Friday, November 26, 2010

Latest Events - Korean Peninsula

Several noteworthy events took place surrounding Korean Peninsula tensions over the last 24 hours. Reuters discusses the first two issues in this report.

"We oppose any military act by any party conducted in China's exclusive economic zone without approval," China's Foreign Ministry said in an online response to a question regarding China's position on the George Washington participating in joint naval exercises.
This is the first reaction to the US moving the USS George Washington (CVN 73) into the Yellow Sea. As far as China is concerned, they believe no one should be allowed to operate a warship, much less an aircraft carrier, within their exclusive economic zone. There is no international law that China bases their political protest on, as maritime boundary definitions in the UNCLOS are defined as:
  • Coastal waters—the zone extending 3 nm. from the baseline
  • Territorial sea—the zone extending 12 nm. from the baseline
  • Contiguous zone—the area extending 24 nm. from the baseline
  • Exclusive Economic Zone—the area extending 200 nm. from the baseline except when the space between two countries is less than 400 nm
China's criticism was to be expected, and one reason why I believe the Obama administration has taken this course of action. Territorial sea only extends 12 nm, and only if US Navy forces move within the territorial waters of China would there be any violation of international law. The Reuters report also discusses the latest statement by North Korea:
"The situation on the Korean peninsula is inching closer to the brink of war due to the reckless plan of those trigger-happy elements to stage again war exercises targeted against the (North)," the North's official KCNA news agency said.
Shortly after the statement, the North Korean military held an exercise near Yeonpyeong island firing artillery at least twice over a period of two and half hours. This article in the New York Times has the details, and nice photo of how clearly one can see the smoke from the artillery from Yeonpyeong island.

The press has been given access to Yeonpyeong island to see the damage, and as one might imagine the pictures on TV and online just piles on the political pressure for the government to act. It is an unfortunate situation, because the new Defense Minister is in a difficult place regarding how to respond to any new attacks after having just seen the old Defense Minister resign for not retaliating forceful enough. What does that mean next time the North tries another limited skirmish on the border?

As the Wall Street Journal notes, Asian markets are nervous.
South Korea's Kospi dropped 1.3%, Japan's Nikkei Stock Average shed 0.4%, Hong Kong's Hang Seng Index fell 0.8% and China's Shanghai Composite declined 0.9%. Australia's S&P/ASX 200 edged up 0.1%. Dow Jones Industrial Average futures were down 75 points in screen trade.
If I am to be a selfish American, I would note that the Asian concerns of war combined with the European concerns of debt certainly gives investors in the global economy a lot to think about. The consequences of that concern has been a nice little bump for the dollar. It is remarkable how quickly signs of war between nations in either Asia or the Middle East usually bounces US currency positively, a reminder that the gold standard was replaced with the F-16 standard over 30 years ago. I say this as a key reminder. Should China decide to start selling off their holdings in Treasuries, it is important to remember that means someone else is buying. Worth thinking about.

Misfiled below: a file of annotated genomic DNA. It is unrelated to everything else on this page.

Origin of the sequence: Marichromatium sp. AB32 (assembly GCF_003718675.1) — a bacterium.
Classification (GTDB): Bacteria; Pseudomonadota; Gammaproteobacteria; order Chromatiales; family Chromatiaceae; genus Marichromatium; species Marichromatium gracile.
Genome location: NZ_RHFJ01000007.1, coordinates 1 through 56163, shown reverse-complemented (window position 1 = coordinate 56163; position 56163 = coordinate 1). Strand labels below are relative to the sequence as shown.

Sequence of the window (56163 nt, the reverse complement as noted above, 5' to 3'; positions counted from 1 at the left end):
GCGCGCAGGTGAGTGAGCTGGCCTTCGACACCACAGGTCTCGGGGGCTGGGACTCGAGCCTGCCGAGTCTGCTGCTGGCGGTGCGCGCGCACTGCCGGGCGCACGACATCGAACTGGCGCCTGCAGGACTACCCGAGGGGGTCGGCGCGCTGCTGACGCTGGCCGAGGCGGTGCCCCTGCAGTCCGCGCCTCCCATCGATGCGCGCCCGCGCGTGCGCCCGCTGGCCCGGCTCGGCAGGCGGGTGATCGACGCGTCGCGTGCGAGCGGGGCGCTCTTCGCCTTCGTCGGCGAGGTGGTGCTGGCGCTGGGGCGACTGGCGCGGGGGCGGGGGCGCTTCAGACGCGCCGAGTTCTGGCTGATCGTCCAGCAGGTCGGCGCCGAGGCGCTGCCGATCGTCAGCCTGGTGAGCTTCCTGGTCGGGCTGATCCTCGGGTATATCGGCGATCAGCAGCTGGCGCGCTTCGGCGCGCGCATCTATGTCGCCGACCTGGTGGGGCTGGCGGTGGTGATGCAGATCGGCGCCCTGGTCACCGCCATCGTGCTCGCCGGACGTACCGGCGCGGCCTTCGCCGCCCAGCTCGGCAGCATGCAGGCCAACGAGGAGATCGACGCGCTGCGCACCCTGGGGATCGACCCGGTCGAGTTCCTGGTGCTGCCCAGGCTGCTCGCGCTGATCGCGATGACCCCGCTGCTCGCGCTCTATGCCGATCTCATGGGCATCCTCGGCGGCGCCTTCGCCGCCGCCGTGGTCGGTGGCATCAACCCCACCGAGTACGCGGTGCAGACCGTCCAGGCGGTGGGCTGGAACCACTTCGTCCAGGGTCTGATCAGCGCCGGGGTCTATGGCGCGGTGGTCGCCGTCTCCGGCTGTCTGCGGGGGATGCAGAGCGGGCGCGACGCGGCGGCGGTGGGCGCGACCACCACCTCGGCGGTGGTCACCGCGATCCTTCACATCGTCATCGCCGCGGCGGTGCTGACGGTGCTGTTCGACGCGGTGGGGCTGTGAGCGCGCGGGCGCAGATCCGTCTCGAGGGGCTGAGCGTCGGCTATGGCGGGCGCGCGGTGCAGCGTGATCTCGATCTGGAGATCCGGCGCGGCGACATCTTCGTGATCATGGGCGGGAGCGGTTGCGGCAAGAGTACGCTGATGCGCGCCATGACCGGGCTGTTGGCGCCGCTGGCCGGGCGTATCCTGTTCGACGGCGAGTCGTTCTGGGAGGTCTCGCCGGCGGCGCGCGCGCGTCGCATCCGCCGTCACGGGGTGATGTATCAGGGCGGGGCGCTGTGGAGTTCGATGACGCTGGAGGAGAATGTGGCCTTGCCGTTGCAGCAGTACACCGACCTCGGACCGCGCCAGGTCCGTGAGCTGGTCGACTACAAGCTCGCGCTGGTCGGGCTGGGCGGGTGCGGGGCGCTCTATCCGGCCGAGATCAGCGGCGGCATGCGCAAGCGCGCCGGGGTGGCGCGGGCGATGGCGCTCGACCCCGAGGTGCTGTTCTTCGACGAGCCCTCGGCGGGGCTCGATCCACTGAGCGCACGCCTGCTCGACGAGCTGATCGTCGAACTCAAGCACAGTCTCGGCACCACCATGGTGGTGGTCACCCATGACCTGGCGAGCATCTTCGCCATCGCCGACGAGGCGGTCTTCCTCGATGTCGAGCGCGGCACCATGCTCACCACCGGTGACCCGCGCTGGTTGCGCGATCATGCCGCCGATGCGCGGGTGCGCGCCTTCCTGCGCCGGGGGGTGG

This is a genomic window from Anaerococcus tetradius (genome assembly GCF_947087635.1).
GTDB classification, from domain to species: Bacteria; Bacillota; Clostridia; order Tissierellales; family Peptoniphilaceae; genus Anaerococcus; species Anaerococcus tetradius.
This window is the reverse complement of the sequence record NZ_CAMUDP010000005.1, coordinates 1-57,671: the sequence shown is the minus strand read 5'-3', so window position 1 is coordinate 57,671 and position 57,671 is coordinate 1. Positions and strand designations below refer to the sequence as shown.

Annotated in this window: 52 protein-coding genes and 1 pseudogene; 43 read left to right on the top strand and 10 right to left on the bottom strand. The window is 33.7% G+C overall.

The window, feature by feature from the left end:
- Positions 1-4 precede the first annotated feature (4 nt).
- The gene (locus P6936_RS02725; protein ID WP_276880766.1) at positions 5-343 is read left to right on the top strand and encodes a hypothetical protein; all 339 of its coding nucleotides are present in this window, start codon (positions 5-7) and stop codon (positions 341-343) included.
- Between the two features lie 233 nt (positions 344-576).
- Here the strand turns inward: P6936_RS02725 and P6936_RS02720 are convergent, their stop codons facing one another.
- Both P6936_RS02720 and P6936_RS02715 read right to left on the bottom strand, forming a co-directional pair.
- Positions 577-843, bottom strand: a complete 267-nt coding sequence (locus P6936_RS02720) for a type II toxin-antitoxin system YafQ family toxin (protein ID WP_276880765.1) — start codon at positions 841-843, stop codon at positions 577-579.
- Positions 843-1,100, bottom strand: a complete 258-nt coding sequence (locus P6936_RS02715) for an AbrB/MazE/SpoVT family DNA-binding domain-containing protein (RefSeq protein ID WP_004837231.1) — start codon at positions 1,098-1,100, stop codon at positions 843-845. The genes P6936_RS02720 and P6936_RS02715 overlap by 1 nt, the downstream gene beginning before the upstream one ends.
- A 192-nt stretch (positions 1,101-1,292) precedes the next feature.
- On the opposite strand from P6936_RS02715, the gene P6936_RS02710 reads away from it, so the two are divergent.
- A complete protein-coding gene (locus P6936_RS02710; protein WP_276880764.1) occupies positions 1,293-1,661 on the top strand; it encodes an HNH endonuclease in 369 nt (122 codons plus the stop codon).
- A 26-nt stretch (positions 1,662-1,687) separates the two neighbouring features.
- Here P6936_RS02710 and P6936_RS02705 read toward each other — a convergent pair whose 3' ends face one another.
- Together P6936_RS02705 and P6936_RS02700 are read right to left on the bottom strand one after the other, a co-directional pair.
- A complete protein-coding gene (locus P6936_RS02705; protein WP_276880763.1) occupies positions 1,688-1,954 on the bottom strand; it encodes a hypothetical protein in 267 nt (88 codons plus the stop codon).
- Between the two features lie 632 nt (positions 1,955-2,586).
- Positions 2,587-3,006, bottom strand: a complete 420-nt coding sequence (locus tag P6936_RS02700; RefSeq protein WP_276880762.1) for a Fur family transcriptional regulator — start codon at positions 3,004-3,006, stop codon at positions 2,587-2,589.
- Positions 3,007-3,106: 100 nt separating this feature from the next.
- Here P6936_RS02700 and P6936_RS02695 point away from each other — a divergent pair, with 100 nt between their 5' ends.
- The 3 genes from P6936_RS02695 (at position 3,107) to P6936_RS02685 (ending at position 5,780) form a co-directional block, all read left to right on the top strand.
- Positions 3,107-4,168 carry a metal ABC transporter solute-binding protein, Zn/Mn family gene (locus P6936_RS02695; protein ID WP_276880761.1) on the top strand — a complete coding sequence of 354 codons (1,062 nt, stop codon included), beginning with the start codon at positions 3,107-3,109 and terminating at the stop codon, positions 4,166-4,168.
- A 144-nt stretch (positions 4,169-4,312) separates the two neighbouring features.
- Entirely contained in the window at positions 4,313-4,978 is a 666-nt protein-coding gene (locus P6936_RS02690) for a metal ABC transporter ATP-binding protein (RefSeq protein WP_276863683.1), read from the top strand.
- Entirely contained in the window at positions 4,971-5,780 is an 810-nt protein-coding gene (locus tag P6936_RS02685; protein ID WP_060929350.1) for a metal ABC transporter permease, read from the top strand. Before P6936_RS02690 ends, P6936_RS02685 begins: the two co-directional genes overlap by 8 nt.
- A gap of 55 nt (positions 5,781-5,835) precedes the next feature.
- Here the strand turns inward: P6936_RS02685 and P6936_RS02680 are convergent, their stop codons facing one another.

The Navy exercise between the US and South Korea that begins Sunday is a short term action, but long term actions are necessary. What the Cheonan and now this latest incident has highlighted is a broad flaw in US policy, and while everyone would love to see a diplomatic solution to all of these problems, the patience of the region with the US governments ineffective diplomatic solutions for North Korea has all but expired. Both South Korea and North Korea have stopped working with the Red Cross, which was the last link the two countries had before this latest incident.

There is a realization in Washington, DC that future North Korean attacks will make a future US policy response that 'calls for restraint and emphasizes diplomacy' a failure of US obligations to partners like Japan and South Korea. This realization has become a serious political problem for the White House. It will be interesting to see how the President handles this very serious problem, particularly given how forceful South Korea is likely to be to the next North Korean attack, not to mention how skeptical Japan has become of us given our repeated inadequacies dealing with North Korea. It will also be interesting if and how the media reports on this very serious foreign policy problem facing the Obama administration - one he can't exactly kick down the road.

I suspect the administration is looking for a policy action akin to the "Stuxnet option" someone deployed against Iran. By that I mean the US would love to be able to deploy an untraceable damaging attack that disrupts North Korean capabilities in an indirect way, and after the fact everyone believes it was done by the US although no one has the proof necessary to prove it.

One final Navy note - don't be surprised if - just as the USS George Washington (CVN 73) begins exercising with the South Korean Navy in the Yellow Sea, a second US carrier battle group quietly enters the western Pacific.

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